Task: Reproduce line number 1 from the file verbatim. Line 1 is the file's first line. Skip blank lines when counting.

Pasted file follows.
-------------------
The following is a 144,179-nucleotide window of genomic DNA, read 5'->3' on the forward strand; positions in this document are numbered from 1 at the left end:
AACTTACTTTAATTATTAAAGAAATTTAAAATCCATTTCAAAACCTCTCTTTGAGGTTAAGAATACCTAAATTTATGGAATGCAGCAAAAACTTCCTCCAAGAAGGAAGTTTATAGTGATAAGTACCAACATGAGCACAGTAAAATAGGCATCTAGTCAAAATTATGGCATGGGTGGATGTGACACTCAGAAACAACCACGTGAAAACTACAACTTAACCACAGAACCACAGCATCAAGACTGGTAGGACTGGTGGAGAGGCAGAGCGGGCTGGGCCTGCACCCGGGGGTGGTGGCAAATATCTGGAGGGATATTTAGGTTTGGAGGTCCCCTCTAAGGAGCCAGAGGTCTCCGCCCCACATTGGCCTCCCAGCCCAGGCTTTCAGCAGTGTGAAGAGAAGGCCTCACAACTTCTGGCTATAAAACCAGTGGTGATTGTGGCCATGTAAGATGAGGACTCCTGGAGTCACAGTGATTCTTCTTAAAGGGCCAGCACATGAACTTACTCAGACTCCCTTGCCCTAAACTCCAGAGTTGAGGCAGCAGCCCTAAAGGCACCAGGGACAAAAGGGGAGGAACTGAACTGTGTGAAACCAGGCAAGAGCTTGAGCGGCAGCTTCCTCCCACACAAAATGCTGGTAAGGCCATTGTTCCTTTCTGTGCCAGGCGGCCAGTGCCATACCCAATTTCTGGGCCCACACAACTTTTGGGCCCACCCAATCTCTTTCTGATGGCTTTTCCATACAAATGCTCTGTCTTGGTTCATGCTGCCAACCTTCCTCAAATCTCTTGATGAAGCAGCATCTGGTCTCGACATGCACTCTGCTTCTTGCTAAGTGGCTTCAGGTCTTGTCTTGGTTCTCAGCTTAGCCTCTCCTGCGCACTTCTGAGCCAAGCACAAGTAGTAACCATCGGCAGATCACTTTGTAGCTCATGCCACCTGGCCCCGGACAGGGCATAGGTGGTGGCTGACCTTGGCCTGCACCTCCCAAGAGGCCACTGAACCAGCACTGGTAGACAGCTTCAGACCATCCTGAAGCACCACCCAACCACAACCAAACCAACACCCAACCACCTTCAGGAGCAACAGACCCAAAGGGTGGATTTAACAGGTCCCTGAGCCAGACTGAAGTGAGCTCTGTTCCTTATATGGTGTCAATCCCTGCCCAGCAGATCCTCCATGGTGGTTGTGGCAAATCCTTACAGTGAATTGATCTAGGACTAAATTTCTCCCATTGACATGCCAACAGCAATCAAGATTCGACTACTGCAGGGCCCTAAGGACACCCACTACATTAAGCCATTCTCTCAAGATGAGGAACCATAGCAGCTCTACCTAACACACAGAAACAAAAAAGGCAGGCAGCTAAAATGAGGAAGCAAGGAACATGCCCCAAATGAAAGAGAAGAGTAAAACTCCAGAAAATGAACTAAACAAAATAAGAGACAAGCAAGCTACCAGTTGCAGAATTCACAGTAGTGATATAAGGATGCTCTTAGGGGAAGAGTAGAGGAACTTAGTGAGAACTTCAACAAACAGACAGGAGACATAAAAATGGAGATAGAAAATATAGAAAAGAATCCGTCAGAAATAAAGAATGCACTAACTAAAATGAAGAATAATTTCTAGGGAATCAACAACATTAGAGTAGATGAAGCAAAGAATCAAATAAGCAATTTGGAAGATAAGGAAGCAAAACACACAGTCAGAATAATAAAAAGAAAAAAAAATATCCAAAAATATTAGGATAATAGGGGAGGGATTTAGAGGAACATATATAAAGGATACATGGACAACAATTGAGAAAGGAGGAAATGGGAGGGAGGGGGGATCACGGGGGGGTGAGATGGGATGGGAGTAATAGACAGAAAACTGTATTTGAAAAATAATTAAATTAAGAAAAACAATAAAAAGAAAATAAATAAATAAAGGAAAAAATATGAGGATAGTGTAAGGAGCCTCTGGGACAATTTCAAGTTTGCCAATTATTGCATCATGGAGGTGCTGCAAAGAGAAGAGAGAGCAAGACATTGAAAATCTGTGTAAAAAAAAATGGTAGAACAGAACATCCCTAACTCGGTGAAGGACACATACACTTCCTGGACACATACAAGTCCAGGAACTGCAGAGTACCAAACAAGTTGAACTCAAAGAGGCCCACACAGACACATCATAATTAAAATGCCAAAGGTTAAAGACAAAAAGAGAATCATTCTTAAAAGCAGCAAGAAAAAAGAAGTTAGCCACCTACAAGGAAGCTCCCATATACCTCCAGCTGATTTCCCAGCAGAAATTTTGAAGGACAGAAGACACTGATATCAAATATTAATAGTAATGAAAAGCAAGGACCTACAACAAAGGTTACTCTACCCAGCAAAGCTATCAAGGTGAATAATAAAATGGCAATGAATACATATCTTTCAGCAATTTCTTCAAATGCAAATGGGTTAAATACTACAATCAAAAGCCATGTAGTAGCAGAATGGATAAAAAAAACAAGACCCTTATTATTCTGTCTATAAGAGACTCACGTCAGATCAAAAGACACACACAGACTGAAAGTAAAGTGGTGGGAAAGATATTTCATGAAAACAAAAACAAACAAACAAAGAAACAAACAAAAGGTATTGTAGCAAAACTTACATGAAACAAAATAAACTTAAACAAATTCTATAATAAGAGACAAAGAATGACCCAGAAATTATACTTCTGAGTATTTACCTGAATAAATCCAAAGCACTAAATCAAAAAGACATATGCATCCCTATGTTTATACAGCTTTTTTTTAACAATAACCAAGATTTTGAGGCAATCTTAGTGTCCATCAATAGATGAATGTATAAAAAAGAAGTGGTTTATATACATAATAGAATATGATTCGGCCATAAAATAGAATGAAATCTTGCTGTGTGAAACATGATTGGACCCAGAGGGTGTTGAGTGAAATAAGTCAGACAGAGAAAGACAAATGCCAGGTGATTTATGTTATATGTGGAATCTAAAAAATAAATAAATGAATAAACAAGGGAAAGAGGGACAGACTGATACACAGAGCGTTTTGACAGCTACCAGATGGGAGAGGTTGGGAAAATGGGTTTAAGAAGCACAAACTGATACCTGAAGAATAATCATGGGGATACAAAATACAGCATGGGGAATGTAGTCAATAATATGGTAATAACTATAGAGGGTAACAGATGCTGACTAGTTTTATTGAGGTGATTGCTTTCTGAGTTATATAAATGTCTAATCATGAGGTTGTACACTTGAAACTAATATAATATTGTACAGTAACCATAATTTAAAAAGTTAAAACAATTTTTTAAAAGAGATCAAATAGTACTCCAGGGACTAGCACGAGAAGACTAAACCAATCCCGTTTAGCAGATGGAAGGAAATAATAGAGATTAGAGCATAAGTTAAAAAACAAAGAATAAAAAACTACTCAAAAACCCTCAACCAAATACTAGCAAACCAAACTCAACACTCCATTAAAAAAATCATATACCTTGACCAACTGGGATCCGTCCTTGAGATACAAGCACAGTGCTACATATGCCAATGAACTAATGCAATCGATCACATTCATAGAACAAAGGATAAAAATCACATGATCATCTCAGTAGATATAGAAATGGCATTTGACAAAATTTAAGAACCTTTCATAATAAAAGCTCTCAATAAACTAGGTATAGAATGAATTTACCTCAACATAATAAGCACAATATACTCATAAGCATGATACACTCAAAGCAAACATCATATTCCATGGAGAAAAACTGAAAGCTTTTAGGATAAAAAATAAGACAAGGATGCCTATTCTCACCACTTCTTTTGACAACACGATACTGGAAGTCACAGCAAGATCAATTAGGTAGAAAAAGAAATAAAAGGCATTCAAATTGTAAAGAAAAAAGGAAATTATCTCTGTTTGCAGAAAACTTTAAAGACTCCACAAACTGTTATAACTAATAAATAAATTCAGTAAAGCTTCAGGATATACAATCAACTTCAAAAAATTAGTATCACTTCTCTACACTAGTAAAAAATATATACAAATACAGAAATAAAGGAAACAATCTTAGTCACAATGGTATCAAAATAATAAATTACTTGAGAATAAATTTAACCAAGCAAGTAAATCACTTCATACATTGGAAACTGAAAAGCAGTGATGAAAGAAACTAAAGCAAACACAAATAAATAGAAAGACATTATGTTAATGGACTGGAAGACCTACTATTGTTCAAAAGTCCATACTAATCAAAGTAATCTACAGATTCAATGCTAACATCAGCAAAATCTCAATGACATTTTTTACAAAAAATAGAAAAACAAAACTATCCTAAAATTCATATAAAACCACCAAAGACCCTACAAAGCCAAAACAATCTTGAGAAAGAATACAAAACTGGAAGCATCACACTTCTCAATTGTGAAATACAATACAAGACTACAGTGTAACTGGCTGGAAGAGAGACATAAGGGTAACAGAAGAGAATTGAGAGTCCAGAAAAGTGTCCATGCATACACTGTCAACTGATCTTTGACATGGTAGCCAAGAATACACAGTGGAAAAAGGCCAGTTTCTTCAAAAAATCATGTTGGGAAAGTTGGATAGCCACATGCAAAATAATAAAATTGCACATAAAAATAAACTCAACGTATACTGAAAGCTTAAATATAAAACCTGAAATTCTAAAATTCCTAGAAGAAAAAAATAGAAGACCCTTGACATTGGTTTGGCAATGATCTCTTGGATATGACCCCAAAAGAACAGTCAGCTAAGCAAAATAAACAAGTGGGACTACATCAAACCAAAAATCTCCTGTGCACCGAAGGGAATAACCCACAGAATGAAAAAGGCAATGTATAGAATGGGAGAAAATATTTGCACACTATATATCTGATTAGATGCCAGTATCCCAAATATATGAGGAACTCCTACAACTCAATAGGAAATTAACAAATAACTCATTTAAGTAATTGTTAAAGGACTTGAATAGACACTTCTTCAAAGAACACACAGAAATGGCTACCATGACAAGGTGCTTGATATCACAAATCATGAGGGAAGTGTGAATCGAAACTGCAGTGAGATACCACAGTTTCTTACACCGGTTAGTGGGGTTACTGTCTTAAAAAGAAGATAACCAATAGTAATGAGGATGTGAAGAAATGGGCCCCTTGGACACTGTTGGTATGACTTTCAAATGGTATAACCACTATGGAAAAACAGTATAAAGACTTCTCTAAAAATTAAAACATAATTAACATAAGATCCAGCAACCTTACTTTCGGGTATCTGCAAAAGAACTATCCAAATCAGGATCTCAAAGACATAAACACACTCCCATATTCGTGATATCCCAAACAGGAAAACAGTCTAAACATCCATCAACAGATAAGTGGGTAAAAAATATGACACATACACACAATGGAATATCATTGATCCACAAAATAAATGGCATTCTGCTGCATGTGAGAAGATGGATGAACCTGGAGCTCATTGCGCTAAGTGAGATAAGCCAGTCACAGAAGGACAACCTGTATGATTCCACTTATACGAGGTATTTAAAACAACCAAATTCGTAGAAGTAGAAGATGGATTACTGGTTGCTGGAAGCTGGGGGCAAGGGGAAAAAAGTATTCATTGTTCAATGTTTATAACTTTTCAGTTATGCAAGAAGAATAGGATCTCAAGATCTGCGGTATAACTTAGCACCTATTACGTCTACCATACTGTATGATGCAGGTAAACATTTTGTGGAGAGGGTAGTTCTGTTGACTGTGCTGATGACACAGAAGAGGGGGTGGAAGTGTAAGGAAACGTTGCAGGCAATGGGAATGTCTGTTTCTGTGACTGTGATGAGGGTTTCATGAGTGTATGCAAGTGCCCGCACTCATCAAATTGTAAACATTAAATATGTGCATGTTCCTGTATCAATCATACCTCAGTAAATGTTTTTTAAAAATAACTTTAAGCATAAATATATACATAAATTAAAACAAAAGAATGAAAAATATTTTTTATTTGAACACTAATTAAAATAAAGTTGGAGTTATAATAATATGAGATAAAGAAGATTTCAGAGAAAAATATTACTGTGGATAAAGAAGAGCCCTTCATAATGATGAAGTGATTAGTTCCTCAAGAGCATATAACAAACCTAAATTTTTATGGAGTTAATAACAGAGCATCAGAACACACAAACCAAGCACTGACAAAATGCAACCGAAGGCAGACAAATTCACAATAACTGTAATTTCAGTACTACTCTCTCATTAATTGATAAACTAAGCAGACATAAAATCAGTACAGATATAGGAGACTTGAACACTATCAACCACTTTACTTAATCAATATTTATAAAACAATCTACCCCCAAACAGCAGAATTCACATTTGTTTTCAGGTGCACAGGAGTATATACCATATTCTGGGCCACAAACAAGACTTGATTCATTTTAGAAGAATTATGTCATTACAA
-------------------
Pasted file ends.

The following is a 144,179-nucleotide window of genomic DNA, read 5'->3' on the forward strand; positions in this document are numbered from 1 at the left end: